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Software and language, mostly

Regexing the daylights out of an iOS localization package

April 3, 2017 memoQ Localization

The is Part 1 of the series Localizing an iOS drawing app with memoQ, one cliffhanger at a time.

UPDATE: Marek Pawelec just messaged me on Twitter to say he already did this part almost three years ago. By all means go and read his post, Localizing iOS .strings files with memoQ. If "Regex Wizard" is a thing, than Marek is that person.

The iOS localization package I received contains a bunch of text files. All of them have a simple enough structure, like so:

/* Distribute Horizontally */ "Distribute Horizontally" = "Distribute Horizontally"; /* Distribute Vertically */ "Distribute Vertically" = "Distribute Vertically"; /* Download Problem */ "Download Problem" = "Download Problem"; /* Downloading “%@” */ "Downloading “%@”" = "Downloading “%@”";

The first line is always a comment. Left of the equation sign is what you could consider, with some generosity, a context ID; to the right is the text to translate, in quotation marks. memoQ has no built-in filter for this format, but it’s peanuts for the Regex Text filter. On to a fresh English-Hungarian project; click Import With Options; then, in the dialog for Document import options, click Change filter and configuration for all. Now we’re talking! This is the window to configure the Regex Text filter.

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The first thing to change is the paragraph separator. In our files each section we care about is made up of two lines, and the sections are separated by empty lines, so the second option, Line with whitespace only will work fabulously. On to the Paragraph tab, where we’ll define how to parse each section.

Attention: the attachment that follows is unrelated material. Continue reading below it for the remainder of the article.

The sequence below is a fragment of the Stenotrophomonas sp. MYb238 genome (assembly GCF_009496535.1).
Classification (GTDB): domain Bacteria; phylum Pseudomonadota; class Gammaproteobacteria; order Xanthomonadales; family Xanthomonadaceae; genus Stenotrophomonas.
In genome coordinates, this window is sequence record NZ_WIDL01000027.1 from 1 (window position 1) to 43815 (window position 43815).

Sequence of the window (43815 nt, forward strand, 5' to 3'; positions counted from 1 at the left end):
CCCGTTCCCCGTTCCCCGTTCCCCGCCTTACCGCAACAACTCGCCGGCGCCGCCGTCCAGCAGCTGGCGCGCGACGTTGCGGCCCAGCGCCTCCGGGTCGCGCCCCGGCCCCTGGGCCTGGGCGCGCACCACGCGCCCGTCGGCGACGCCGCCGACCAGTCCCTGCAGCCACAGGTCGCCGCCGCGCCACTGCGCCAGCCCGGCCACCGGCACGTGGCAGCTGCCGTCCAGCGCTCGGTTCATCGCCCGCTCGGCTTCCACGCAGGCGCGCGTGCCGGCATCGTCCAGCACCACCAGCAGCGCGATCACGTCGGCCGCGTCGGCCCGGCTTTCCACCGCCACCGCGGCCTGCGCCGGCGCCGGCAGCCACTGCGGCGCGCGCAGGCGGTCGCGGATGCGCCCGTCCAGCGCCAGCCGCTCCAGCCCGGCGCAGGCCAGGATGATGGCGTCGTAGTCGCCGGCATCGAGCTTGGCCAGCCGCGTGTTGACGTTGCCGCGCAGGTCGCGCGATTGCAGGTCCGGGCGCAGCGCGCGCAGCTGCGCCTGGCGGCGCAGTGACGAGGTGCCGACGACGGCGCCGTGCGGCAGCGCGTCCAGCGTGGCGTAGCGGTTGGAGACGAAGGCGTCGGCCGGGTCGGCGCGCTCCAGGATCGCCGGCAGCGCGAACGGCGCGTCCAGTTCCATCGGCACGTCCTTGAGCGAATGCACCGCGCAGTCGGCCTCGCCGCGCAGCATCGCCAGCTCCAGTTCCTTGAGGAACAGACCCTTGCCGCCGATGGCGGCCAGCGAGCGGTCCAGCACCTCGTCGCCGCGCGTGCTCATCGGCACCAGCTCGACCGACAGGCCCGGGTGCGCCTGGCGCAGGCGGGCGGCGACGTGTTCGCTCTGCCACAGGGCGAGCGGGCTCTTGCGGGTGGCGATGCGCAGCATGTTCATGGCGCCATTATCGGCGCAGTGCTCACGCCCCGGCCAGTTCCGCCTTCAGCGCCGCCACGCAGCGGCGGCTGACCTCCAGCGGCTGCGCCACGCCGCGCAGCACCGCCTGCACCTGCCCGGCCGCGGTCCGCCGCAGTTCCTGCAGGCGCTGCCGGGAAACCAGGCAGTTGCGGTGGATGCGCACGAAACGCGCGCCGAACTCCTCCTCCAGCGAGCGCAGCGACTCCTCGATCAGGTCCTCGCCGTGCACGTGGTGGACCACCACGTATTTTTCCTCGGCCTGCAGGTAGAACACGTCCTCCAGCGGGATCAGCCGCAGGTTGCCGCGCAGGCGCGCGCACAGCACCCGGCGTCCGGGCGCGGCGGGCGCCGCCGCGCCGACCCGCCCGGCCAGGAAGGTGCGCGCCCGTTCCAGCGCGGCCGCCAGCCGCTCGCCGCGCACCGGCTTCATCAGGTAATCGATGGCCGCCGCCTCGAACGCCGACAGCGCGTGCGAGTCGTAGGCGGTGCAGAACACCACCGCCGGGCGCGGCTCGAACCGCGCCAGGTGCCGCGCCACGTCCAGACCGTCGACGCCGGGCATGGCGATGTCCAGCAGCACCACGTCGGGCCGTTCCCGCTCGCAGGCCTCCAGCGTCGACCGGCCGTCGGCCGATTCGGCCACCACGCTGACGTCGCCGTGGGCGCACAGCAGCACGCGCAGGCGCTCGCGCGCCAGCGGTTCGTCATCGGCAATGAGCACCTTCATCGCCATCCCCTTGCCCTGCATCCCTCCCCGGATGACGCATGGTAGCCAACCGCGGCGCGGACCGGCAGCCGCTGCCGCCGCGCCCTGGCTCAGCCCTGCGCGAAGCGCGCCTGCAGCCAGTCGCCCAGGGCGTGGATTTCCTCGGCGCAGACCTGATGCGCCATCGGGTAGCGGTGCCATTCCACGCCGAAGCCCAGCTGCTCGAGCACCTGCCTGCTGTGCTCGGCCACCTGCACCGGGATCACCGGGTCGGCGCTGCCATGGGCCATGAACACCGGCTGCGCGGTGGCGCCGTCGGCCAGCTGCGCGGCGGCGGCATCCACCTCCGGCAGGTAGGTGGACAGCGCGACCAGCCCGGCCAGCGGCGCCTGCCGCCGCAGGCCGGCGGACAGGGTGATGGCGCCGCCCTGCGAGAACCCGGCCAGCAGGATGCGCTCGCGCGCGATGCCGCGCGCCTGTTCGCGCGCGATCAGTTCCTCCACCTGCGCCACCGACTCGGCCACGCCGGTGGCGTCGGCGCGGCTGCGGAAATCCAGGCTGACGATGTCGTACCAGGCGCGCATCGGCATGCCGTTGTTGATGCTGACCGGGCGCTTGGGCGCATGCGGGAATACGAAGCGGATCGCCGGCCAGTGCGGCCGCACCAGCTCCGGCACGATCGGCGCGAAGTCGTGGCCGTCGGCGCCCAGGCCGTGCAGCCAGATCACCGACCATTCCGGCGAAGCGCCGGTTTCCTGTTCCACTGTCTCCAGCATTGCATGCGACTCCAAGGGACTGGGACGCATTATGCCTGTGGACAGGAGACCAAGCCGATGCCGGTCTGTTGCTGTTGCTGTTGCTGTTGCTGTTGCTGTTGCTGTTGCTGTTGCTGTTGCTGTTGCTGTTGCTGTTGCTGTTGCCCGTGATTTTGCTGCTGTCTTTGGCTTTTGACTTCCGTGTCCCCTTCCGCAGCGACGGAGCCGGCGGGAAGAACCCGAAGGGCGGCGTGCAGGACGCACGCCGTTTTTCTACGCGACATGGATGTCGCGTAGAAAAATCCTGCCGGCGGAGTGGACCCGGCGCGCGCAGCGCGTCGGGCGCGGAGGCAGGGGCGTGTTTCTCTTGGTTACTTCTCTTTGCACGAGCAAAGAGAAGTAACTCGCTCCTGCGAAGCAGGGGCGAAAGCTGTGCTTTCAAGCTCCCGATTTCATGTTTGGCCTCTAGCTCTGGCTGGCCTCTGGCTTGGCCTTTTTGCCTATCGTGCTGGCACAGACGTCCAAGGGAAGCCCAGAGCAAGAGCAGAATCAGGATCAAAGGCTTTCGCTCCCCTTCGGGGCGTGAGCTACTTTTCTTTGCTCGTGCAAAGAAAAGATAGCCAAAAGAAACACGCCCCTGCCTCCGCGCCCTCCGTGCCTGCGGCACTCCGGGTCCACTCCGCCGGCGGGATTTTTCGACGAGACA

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A single regex will do the trick.

\/\* ([^\n]+)\*\/\n"[^"]+" += +"([^\n]+)";

In quasi-human language, this will match:

\/\* /* , followed by
([^\n]+) a bunch of characters that are not line breaks, followed by
\*\/\n */ and a line break, followed by
"[^"]+" += + a quotation mark, a bunch of non-quotation marks, another quotation mark, one or more spaces, the equal sign, and one or more spaces, followed by
"([^\n]+)"; a quotation mark, a bunch of characters that are not line breaks, a quotation mark, and a semicolon.

That’s precisely the pattern we see in the text files. The two parts of the regex that are in parentheses define groups: text that memoQ will capture during the import. The first group is superfluous: I was considering to use it as a context ID, but eventually decided not to. The second group is the text to be translated. That’s the only thing we need in the rule’s details under Effect of selected rule: group 2 is our Content group.

Kid youself not: in real life, regex is never that easy. It’s a continuous trial-and-error until you finally get it right. To know just how far you are, you can always switch to the Preview tab and see, at a glance, how your current regex slices up the input. This is what you’ll get as a preview for translation, too.

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With all the effort you put into that regex, you want to make sure you can use it again in the future, so quickly save your work as a new filter configuration. The atavistic floppy disk icon at the top right does just that.

Are we ready to start translating yet? Or is there more localization engineering needed to groom these iOS files? Check the next instalment to find out!

Part 2: Workplace safety: get placeholders out of the way with the regex tagger

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